境外媒体:亚洲国家忧心贸易战 呼吁区域内自由贸易

[370]

The wanderings and perils of Pauline were now at an end. From henceforth her home was with her husband and four children in the old chateau of Fontenay, which they repaired and put in order. It was a fortress built in the reign of Charles VI., and afterwards inhabited and decorated by the Duc dEpernon. The great tower of the castle still bore his name, and the blue and gold ceiling of his bedroom still remained. It had an immense park and lakes, and a great avenue of chestnut-trees led up to the chateau. The Abb Cartier, cur of Fontenay, was a man after her own heart. He had known her mother, for he came very young to the parish, which he loved with all his heart, and which he had only once left, on the approach of a revolutionary mob. Leaving the presbytre with all his own things at their mercy, he hid the cross and all the [263] properties of the church, and as to the statues of the saints which he could not remove, he painted them all over, turning them into National Guards with swords by their sides. He was only persuaded by his people to escape when already the drums of the approaching ruffians were heard in the village, in which they quickly appeared, and rushed into the church. But they found it empty, except for the statues, with which, in their republican garb, they dared not meddle, so they turned their fury upon the presbytre, and when the good Abb returned he found the church uninjured, but all the contents of his house stolen or destroyed. As far as possible, M. and Mme. de Montagu led the simple patriarchal life they preferred at Fontenay, where they were adored by the people, to whom they devoted their time, money, and attention. Under the trees before the castle stone benches were placed for the peasants who came on Sunday evenings to sit about and dance, and the young people with whom the old chateau was always filled joined eagerly in their festivities.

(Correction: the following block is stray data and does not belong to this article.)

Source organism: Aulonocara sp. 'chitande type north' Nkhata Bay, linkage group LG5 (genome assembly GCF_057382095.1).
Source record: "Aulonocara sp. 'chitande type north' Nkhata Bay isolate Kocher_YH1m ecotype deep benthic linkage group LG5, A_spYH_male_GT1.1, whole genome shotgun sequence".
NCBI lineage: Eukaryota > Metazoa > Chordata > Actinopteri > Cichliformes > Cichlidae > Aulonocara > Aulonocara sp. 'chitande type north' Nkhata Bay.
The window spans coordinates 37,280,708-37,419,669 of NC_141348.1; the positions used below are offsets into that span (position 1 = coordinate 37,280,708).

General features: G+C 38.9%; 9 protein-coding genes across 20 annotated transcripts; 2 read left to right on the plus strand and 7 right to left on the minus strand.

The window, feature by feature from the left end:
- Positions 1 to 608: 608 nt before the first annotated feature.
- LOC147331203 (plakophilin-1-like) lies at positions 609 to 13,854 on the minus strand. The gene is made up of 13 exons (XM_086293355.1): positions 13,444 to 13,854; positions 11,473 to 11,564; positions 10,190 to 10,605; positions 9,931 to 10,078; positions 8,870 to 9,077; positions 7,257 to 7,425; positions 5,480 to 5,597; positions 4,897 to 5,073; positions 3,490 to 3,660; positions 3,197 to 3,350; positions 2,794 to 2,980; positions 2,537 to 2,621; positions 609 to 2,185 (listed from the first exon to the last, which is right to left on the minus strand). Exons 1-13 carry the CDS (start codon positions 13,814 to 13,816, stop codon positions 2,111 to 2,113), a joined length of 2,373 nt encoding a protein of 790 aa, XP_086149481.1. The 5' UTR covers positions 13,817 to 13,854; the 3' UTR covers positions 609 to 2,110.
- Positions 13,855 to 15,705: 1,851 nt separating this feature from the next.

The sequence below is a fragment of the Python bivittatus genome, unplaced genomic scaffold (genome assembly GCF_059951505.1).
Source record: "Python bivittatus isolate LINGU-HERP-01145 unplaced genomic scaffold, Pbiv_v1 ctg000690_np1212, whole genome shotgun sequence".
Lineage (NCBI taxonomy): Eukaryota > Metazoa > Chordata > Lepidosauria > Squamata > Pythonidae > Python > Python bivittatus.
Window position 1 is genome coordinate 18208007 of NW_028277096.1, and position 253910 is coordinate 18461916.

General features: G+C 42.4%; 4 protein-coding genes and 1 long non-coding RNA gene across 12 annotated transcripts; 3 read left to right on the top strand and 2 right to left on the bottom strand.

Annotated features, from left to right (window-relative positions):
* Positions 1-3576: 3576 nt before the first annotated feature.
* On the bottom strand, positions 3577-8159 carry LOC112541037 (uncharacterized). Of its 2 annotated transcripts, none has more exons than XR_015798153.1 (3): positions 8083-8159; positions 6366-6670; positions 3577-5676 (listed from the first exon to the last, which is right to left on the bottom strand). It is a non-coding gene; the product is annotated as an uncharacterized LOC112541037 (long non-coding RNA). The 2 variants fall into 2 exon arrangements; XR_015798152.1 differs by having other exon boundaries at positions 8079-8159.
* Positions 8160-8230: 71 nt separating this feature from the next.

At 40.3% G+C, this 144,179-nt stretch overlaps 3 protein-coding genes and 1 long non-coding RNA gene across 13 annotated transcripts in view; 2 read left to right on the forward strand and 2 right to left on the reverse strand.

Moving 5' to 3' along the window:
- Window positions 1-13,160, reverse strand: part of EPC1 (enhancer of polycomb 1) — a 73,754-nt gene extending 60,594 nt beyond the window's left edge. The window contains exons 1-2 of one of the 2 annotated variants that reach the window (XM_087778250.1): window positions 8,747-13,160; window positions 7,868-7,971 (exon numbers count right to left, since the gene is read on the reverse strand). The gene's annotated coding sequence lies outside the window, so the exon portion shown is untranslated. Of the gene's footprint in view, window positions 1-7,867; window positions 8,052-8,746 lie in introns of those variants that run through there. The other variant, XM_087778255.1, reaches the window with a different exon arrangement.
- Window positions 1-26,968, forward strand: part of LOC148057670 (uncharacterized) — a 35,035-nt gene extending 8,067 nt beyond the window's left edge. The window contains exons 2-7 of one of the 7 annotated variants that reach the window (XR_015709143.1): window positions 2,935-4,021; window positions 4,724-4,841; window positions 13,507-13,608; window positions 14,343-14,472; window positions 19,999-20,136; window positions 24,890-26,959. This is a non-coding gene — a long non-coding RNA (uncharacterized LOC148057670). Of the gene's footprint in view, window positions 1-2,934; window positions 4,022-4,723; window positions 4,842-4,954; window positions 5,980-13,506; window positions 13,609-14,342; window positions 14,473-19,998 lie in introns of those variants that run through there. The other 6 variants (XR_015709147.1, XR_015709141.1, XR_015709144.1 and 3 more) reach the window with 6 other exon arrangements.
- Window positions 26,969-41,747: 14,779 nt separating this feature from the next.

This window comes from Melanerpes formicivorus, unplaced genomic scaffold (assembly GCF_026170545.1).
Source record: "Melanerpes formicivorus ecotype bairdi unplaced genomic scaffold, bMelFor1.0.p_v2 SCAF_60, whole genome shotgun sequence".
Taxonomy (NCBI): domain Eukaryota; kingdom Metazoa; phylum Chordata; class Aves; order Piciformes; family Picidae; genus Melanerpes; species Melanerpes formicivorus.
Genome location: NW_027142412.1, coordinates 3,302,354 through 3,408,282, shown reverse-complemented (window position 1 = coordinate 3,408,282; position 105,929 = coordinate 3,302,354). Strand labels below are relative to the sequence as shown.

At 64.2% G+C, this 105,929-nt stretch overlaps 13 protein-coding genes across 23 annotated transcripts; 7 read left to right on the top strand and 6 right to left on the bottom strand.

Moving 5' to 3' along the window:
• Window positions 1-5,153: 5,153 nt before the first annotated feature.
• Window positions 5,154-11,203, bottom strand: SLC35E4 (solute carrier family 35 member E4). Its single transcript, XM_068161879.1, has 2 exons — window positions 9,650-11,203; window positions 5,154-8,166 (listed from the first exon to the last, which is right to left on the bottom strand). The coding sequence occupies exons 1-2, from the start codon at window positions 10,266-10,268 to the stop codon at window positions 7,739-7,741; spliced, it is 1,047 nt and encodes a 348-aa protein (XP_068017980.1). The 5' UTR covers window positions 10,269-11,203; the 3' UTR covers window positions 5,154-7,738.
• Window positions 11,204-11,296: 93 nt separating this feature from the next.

They received Mme. Le Brun very kindly, and she next went to see the Comtesse de Provence, for the second and third brothers, the Counts of Provence and Artois, had taken refuge at their sisters court. A man of her acquaintance, disgusted by her conduct, remarked one day

As Saint-Aubin had long been sold, her brother now called himself M. Ducrest.

Eh! Mon Dieu! Yes, it is I who have to decide this important affair. It is an old custom established there in barbarous times. It is astonishing that, in a century so enlightened as ours, they should not have done away with a folly that gives me a journey of ten or twelve leagues every summer, through abominable cross-lanes, for I have to make two journeys for that absurdity.

And the loyal subjects joined in supplication for the captive, desolate child who was now Louis XVII.

Besides all these portraits of the Queen, Mme. Le Brun painted the King, all the rest of the royal family except the Comte dArtois; the Duke and Duchess of Orlans, the Princesse de Lamballe, the Duchesse de Polignac, and, in fact, almost everybody.

Madame Victoires favourite was the Comte de Provence. She found that he had the most sense and brains, and prophesied that he would repair the faults his brothers would commit.

[114]

Beautiful, both in face and form, imaginative, brilliant, and fascinating; with charming manners and lax morality, her passionate love of art and natural beauty attracted her to Lisette, who found in her the companion she had long wished for.